WolMobile is for organizations that want a better way to manage the safety and security of employees and Service Providers in their duty of care. Whether they are working in or around high-risk factories, large construction sites, or out on the road alone, WolMobile will make it easier and more accessible to manage everyone on or off-site.
WolMobile automatically signs employees and service providers in and out of your locations and worksites without lifting a finger using their smartphone’s geolocation. The need for your administration team to chase those who forgot to manually sign in and out is eliminated with automatic sign in/out.
Automatic sign in/ out gives you accurate, up-to-date people presence data but will also save you a lot of time.
In the event of an emergency, accident or high-stress situation WolMobile users can activate an SOS alert. The SOS button counts down for 5 seconds before sending the alert (it can be canceled in this time if assistance is no longer required).
SOS Responders are alerted in real-time that an incident has occurred and are given the information needed to provide assistance. This includes who triggered the alert, their mobile number, location and date and time of the alert. This information can also be shared with First Responders so they are able to assist as quickly as possible.
Create an amazing and personalized visitor experience with visitor arrival notifications. Hosts are notified as soon as their visitor signs in receiving an arrival notification along with a photo for identification purposes.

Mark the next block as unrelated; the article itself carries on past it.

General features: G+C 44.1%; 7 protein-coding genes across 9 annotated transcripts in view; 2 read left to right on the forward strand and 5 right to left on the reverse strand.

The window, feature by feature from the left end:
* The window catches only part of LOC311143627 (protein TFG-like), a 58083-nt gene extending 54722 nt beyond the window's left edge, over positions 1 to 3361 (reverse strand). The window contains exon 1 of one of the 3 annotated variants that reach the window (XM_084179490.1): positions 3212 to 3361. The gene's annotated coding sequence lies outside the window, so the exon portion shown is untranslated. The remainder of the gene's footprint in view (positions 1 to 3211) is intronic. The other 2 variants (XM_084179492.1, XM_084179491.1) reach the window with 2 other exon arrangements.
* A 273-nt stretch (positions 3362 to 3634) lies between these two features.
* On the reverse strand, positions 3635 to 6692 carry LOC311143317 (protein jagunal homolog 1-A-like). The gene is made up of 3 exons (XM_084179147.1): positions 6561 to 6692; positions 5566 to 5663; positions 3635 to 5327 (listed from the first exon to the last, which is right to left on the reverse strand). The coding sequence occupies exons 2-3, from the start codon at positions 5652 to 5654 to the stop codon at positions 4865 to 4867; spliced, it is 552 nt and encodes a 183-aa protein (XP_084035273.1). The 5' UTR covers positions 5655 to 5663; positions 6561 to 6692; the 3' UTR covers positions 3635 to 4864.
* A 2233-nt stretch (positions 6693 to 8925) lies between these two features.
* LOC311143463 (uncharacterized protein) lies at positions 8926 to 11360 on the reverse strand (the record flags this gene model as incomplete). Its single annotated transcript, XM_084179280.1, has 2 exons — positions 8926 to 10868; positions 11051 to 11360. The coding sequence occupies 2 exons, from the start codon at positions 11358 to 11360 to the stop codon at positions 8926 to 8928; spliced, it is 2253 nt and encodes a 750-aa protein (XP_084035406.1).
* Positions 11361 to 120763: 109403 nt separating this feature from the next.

Custom notifications can be used for whatever you wish, including urgent notifications. Hazard in stairwell 5? No problem. You can send an urgent update to all employees and visitors in the building letting them know they should avoid this area. These notifications can also be segmented by location, who is on and off-site, employees, service providers, and or visitors.
Make sure your employees or Service Providers acknowledge important notices during sign-in. Unlike other notices they cannot be skipped so you can be confident they have read and agreed to them. They will have to select one of the responses followed by answering any additional information requested.
If you have employees or Service Providers working remotely you can now keep track of these at risk workers with location tracking. You will be alerted when a worker is moving to their next location or Service Provider details are out of date.
Get alerted when an employee or Service Provider is working past their expected duration at a remote site or in a high risk situation. The alert will be sent to the safety operator who can then check the safety of the worker.
Getting started with WolMobile is easy. All you need to do is:
4 minutes read time
Updated: January 2020